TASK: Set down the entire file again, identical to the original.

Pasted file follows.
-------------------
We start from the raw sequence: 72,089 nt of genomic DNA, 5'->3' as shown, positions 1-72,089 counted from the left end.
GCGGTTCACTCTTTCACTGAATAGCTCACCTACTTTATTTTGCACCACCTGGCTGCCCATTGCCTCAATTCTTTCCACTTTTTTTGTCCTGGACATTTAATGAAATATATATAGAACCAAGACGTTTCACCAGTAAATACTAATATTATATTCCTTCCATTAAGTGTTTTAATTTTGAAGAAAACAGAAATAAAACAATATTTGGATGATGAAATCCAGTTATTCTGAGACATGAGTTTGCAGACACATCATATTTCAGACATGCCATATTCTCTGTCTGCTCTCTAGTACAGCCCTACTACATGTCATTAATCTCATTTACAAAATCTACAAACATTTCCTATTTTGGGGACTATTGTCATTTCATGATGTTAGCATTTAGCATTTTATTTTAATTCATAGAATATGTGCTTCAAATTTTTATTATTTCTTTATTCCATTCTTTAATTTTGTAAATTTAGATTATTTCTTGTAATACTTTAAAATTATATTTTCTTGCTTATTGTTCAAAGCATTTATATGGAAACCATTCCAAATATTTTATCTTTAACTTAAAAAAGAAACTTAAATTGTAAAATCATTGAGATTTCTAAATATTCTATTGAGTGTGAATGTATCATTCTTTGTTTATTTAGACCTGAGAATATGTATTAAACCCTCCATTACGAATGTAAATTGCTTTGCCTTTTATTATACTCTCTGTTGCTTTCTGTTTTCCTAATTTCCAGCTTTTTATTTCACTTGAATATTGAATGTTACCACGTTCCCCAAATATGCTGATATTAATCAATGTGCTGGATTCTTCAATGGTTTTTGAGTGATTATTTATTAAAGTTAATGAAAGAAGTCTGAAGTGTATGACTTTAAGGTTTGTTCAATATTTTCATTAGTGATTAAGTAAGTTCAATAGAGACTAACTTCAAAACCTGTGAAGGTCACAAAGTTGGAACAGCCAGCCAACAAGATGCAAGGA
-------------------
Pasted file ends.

We start from the raw sequence: 72,089 nt of genomic DNA, 5'->3' as shown, positions 1-72,089 counted from the left end.
GCGGTTCACTCTTTCACTGAATAGCTCACCTACTTTATTTTGCACCACCTGGCTGCCCATTGCCTCAATTCTTTCCACTTTTTTTGTCCTGGACATTTAATGAAATATATATAGAACCAAGACGTTTCACCAGTAAATACTAATATTATATTCCTTCCATTAAGTGTTTTAATTTTGAAGAAAACAGAAATAAAACAATATTTGGATGATGAAATCCAGTTATTCTGAGACATGAGTTTGCAGACACATCATATTTCAGACATGCCATATTCTCTGTCTGCTCTCTAGTACAGCCCTACTACATGTCATTAATCTCATTTACAAAATCTACAAACATTTCCTATTTTGGGGACTATTGTCATTTCATGATGTTAGCATTTAGCATTTTATTTTAATTCATAGAATATGTGCTTCAAATTTTTATTATTTCTTTATTCCATTCTTTAATTTTGTAAATTTAGATTATTTCTTGTAATACTTTAAAATTATATTTTCTTGCTTATTGTTCAAAGCATTTATATGGAAACCATTCCAAATATTTTATCTTTAACTTAAAAAAGAAACTTAAATTGTAAAATCATTGAGATTTCTAAATATTCTATTGAGTGTGAATGTATCATTCTTTGTTTATTTAGACCTGAGAATATGTATTAAACCCTCCATTACGAATGTAAATTGCTTTGCCTTTTATTATACTCTCTGTTGCTTTCTGTTTTCCTAATTTCCAGCTTTTTATTTCACTTGAATATTGAATGTTACCACGTTCCCCAAATATGCTGATATTAATCAATGTGCTGGATTCTTCAATGGTTTTTGAGTGATTATTTATTAAAGTTAATGAAAGAAGTCTGAAGTGTATGACTTTAAGGTTTGTTCAATATTTTCATTAGTGATTAAGTAAGTTCAATAGAGACTAACTTCAAAACCTGTGAAGGTCACAAAGTTGGAACAGCCAGCCAACAAGATGCAAGGA